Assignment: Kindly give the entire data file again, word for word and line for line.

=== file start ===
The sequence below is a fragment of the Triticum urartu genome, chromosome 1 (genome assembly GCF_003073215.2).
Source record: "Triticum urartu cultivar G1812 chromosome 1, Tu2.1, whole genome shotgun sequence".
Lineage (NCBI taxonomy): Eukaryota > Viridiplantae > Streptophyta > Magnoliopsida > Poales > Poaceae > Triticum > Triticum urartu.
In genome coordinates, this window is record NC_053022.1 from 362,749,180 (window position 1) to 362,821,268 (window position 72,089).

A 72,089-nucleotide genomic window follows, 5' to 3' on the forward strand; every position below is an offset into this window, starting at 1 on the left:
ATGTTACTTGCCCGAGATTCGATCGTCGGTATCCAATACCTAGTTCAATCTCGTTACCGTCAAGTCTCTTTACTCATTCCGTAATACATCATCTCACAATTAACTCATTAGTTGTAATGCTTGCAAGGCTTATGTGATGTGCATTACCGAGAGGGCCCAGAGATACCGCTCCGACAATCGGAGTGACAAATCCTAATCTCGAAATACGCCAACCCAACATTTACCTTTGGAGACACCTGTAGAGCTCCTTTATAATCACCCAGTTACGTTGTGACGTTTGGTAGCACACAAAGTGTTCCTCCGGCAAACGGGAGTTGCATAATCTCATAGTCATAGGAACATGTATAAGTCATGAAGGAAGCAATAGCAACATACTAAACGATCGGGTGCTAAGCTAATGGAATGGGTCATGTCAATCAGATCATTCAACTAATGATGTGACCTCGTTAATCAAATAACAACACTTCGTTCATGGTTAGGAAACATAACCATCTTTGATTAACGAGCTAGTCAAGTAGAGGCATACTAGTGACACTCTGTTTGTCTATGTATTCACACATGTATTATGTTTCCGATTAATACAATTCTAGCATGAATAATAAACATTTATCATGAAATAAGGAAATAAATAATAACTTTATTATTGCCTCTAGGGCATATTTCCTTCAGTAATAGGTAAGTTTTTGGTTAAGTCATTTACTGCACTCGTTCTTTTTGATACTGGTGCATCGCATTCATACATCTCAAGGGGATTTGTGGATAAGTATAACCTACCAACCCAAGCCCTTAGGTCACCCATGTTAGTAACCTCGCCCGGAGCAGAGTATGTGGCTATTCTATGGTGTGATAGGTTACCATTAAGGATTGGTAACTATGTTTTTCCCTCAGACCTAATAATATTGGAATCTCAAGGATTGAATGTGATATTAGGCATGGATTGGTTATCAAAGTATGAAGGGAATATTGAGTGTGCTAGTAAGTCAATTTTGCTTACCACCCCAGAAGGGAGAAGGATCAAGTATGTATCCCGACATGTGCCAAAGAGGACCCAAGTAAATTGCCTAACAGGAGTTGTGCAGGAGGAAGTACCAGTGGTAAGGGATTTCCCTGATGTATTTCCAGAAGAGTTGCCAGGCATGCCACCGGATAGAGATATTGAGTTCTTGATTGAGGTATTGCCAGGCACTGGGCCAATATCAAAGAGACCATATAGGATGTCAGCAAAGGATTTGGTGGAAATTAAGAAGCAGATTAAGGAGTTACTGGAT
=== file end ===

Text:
The sequence below is a fragment of the Triticum urartu genome, chromosome 1 (genome assembly GCF_003073215.2).
Source record: "Triticum urartu cultivar G1812 chromosome 1, Tu2.1, whole genome shotgun sequence".
Lineage (NCBI taxonomy): Eukaryota > Viridiplantae > Streptophyta > Magnoliopsida > Poales > Poaceae > Triticum > Triticum urartu.
In genome coordinates, this window is record NC_053022.1 from 362,749,180 (window position 1) to 362,821,268 (window position 72,089).

A 72,089-nucleotide genomic window follows, 5' to 3' on the forward strand; every position below is an offset into this window, starting at 1 on the left:
ATGTTACTTGCCCGAGATTCGATCGTCGGTATCCAATACCTAGTTCAATCTCGTTACCGTCAAGTCTCTTTACTCATTCCGTAATACATCATCTCACAATTAACTCATTAGTTGTAATGCTTGCAAGGCTTATGTGATGTGCATTACCGAGAGGGCCCAGAGATACCGCTCCGACAATCGGAGTGACAAATCCTAATCTCGAAATACGCCAACCCAACATTTACCTTTGGAGACACCTGTAGAGCTCCTTTATAATCACCCAGTTACGTTGTGACGTTTGGTAGCACACAAAGTGTTCCTCCGGCAAACGGGAGTTGCATAATCTCATAGTCATAGGAACATGTATAAGTCATGAAGGAAGCAATAGCAACATACTAAACGATCGGGTGCTAAGCTAATGGAATGGGTCATGTCAATCAGATCATTCAACTAATGATGTGACCTCGTTAATCAAATAACAACACTTCGTTCATGGTTAGGAAACATAACCATCTTTGATTAACGAGCTAGTCAAGTAGAGGCATACTAGTGACACTCTGTTTGTCTATGTATTCACACATGTATTATGTTTCCGATTAATACAATTCTAGCATGAATAATAAACATTTATCATGAAATAAGGAAATAAATAATAACTTTATTATTGCCTCTAGGGCATATTTCCTTCAGTAATAGGTAAGTTTTTGGTTAAGTCATTTACTGCACTCGTTCTTTTTGATACTGGTGCATCGCATTCATACATCTCAAGGGGATTTGTGGATAAGTATAACCTACCAACCCAAGCCCTTAGGTCACCCATGTTAGTAACCTCGCCCGGAGCAGAGTATGTGGCTATTCTATGGTGTGATAGGTTACCATTAAGGATTGGTAACTATGTTTTTCCCTCAGACCTAATAATATTGGAATCTCAAGGATTGAATGTGATATTAGGCATGGATTGGTTATCAAAGTATGAAGGGAATATTGAGTGTGCTAGTAAGTCAATTTTGCTTACCACCCCAGAAGGGAGAAGGATCAAGTATGTATCCCGACATGTGCCAAAGAGGACCCAAGTAAATTGCCTAACAGGAGTTGTGCAGGAGGAAGTACCAGTGGTAAGGGATTTCCCTGATGTATTTCCAGAAGAGTTGCCAGGCATGCCACCGGATAGAGATATTGAGTTCTTGATTGAGGTATTGCCAGGCACTGGGCCAATATCAAAGAGACCATATAGGATGTCAGCAAAGGATTTGGTGGAAATTAAGAAGCAGATTAAGGAGTTACTGGAT